Under the proposals put forward by the fast-food chain at the inquiry, the restaurant would be built on the A40 by Gypsy Corner with direct access from the main road.
Cyclists and residents are concerned that the drive-thru will pose a serious danger to cyclists, and that noise and air pollution would increase in an area already greatly affected by poor air quality.
West Acton Residents' Association chairman, Sheela Selvajothy, said: “McDonalds, in their greed, only care about getting as many customers as possible to visit their site. They don’t care about the cyclists who could be injured or die as cars cut across the new Cycle Superhighway.”
Following the rejection of the planning application, McDonald’s sent a subsequent application for a restaurant with access from Leamington Park, which does not cut across the cycle highway.
This was accepted on August 5 but does little to reassure North Acton resident Jonathan Notley that the restaurant will take noise and air pollution into account.
He criticised the company's disregard for the green corridor – an Ealing Council policy meant to mitigate the effects of air pollution.
As part of the requirements for the A40 Green Corridor policy, trees and bushes along the A40 act as an anti-pollution buffer but McDonald’s plans could see them replaced with some low-level shrubs.
Mr Notley said: “The site is next to Horn Lane, a notorious air pollution blackspot, and thousands of cars a day pour along the A40. Up to 2,000 cars a day will be idling their engines next to residential gardens, while waiting for their Big Macs.”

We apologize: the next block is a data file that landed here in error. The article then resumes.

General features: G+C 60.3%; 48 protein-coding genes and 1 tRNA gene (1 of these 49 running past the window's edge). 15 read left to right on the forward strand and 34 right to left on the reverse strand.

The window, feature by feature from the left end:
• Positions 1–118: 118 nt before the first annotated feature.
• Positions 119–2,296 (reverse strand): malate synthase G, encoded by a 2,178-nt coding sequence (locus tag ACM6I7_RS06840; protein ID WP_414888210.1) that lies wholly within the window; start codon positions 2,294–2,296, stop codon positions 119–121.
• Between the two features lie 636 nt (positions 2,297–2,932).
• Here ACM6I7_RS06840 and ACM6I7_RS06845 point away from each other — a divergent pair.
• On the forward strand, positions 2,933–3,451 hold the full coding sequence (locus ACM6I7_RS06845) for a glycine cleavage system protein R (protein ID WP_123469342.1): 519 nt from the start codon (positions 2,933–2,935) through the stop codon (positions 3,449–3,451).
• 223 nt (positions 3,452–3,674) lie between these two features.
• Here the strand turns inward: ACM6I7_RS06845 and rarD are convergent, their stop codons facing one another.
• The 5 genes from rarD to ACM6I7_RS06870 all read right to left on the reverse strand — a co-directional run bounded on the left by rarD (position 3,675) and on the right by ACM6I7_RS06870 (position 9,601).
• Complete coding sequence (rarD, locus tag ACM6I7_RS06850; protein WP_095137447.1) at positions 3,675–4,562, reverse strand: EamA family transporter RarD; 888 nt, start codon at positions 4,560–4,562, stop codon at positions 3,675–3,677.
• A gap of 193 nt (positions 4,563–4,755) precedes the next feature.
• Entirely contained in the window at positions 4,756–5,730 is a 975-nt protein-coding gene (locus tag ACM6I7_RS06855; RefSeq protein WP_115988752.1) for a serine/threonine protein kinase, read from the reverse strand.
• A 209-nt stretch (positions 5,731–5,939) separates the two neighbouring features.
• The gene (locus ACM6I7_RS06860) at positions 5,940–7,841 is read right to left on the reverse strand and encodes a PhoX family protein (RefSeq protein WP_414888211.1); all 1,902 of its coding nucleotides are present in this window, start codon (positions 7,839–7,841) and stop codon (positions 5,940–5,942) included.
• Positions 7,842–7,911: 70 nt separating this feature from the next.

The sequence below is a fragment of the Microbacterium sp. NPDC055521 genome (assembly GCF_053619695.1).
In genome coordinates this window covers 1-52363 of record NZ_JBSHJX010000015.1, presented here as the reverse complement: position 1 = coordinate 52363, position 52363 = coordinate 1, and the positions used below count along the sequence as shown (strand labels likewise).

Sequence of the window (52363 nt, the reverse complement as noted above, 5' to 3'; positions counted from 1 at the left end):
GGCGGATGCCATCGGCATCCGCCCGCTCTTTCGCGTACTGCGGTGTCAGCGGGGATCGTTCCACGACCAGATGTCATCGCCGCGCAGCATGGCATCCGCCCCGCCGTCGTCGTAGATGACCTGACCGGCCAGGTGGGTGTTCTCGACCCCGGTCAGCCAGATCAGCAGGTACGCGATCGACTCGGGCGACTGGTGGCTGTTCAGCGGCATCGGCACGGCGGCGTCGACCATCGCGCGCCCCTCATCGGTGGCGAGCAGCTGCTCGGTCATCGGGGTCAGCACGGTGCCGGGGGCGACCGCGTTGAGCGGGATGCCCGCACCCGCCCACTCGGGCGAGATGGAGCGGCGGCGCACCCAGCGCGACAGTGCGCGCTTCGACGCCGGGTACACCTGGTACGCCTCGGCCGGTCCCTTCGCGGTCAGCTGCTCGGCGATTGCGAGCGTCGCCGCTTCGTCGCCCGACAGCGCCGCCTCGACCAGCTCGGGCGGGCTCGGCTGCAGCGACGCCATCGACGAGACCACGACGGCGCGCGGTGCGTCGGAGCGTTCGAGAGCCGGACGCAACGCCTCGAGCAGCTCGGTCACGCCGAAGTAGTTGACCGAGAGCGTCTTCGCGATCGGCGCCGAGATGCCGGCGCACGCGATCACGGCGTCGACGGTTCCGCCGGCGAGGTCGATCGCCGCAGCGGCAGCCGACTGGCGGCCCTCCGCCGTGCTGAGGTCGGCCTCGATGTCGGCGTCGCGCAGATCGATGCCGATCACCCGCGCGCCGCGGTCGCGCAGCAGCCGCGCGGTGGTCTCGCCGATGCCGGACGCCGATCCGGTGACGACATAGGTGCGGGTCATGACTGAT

While McDonald’s is clear to build a takeaway with an entrance from Leamington Park, the franchise still hopes to secure an entrance from the A40 directly.
A McDonald’s spokesman said: “We are excited about our plans to invest and create jobs in North Acton. Over the last year we have worked alongside all of the parties involved to ensure that a new restaurant supports the plans for a new Cycle Superhighway.
“The plans submitted on September 16 received no objections from Ealing Council or TfL. The potential issues of noise and pollution were considered throughout the planning stages by Ealing Council’s planning officers and were found to be acceptable. We look forward to the inquiry’s decision.”
The decision now rests with the Planning Inspector.
An Ealing Council spokeswoman said: “The Planning Inspector is expected to make a decision within four to six weeks on McDonald’s application to access its restaurant from the A40.
“We are hopeful that the inspector will take into account the safety measures recommended by the council and TfL following negotiations with McDonald’s.”